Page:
French Senate says Champions League final chaos caused by a series of glitches

The Senate has yet to release the report at the time of writing.

Senator Laurent Lafont, president of the Commission for Culture, Education and Communications, which co-authored the report, blamed the violent scenes in the finale for “a series of failures that occurred in a rather vague administrative structure and decision-making system.”

“These problems are not caused by the number of people in the immediate vicinity of the stadium,” he said. “Things didn’t go badly because Liverpool supporters accompanied their team.”

The senators blamed the lack of “waiting” of several institutions, including the French police and the UEFA European Football Association. Senator François-Noel Buffet, chairman of the Senate Judiciary Committee, which co-authored the report, pointed to the failure of the review process in particular.

“It only took 10,000 to 15,000 people to make the verification process impossible. Even if there were no more fans than there were seats in the stadium, the situation could be the same, causing the same chaos and resulting in tragedies that we, fortunately, therefore, this failure is related to the decisions made by the police,” said Buffett.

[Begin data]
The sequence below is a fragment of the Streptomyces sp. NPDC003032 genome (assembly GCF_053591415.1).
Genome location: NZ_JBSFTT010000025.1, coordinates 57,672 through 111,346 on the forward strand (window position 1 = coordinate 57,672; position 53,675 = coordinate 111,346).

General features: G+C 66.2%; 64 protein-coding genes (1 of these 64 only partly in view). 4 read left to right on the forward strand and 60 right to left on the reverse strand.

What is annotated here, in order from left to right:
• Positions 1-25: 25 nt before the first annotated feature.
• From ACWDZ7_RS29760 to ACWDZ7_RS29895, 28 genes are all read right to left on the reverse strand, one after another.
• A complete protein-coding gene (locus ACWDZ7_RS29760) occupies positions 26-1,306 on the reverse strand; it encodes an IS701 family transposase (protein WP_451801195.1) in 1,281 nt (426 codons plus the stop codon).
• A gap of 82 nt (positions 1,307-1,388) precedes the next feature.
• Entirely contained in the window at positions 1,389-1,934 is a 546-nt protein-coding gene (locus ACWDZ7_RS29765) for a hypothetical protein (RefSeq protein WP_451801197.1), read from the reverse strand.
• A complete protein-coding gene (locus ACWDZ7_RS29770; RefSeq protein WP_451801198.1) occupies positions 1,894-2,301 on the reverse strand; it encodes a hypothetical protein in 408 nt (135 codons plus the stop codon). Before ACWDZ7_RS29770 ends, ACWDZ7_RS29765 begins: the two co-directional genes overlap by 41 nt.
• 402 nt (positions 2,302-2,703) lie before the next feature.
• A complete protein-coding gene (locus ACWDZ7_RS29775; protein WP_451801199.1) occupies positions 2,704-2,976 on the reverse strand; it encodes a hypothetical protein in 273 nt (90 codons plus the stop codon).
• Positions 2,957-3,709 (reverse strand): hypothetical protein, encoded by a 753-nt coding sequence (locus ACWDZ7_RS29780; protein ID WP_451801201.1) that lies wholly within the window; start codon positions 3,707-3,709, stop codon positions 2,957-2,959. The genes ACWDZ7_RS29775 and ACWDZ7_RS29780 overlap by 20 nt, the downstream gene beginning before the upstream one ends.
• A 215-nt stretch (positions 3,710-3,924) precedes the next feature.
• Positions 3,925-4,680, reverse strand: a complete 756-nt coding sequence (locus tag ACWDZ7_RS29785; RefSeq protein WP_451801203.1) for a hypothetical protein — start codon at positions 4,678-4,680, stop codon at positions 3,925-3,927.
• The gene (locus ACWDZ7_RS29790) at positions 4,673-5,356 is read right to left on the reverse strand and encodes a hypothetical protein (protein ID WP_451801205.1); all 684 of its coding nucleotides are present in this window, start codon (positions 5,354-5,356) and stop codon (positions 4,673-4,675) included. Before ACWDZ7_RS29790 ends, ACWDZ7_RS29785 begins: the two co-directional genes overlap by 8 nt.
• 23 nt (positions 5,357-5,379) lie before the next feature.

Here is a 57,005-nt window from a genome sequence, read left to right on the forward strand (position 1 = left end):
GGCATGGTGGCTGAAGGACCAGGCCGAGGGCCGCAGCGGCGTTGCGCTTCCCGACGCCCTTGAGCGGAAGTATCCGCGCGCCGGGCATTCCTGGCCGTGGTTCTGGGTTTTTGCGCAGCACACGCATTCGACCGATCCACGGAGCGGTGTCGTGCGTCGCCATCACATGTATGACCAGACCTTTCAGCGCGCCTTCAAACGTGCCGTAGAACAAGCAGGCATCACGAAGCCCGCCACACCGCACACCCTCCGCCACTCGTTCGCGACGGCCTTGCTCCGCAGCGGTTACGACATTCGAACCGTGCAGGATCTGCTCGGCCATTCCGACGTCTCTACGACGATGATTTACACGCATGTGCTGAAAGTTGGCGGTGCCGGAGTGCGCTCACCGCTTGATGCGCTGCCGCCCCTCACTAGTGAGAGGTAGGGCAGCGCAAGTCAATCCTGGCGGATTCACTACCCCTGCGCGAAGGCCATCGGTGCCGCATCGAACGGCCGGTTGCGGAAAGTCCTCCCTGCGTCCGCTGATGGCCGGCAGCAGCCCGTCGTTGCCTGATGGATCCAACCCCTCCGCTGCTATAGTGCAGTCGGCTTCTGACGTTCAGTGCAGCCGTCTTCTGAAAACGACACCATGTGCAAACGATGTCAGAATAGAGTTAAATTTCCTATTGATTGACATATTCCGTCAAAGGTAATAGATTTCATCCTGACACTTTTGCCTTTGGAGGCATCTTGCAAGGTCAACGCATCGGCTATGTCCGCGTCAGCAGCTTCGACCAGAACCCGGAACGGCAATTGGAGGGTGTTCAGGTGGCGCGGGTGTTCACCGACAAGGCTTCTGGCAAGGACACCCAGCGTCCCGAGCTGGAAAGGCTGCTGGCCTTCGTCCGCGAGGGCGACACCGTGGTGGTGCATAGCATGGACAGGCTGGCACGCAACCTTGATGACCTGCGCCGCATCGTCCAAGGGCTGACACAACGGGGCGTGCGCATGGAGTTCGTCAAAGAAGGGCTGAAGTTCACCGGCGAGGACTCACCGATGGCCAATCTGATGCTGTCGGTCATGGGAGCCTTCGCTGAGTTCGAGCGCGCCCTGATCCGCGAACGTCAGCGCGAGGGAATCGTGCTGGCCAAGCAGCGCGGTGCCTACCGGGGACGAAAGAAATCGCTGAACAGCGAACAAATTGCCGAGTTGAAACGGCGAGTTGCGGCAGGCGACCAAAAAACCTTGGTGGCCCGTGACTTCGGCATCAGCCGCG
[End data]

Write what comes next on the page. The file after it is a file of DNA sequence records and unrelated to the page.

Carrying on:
According to Lafont, the number of counterfeit tickets was “10 times the usual average”, stating that “UEFA’s ticketing management has proven to be inadequate”.

People try to climb over a gate near the Stade de France as kickoff is delayed during the 2022 UEFA Champions League Final.

Lafont also refuted arguments put forward by French Interior Minister Gérard Darmanin “namely, that the riots caused were due to a massive influx of spectators and a large number of counterfeit tickets.” He added that “these two arguments exist, but they are not the cause of failures.”

“Obviously we offer our regrets and apologies for what happened,” Lafon said, adding that the supporters were the “real victims” of the chaos.

There was widespread criticism of the treatment of fans by the French authorities who arrived for the game in May. Photos and videos circulating on social media show Liverpool supporters crowding into fenced-off areas as police fire tear gas.

In early June, UEFA issued an apology to “all spectators who had to endure or witness frightening and disturbing events” ahead of the match. In addition, the governing body said it had organized an independent review to “identify the shortcomings and responsibilities of all organizations involved in the organization of the final” and the final report should be published on the UEFA website.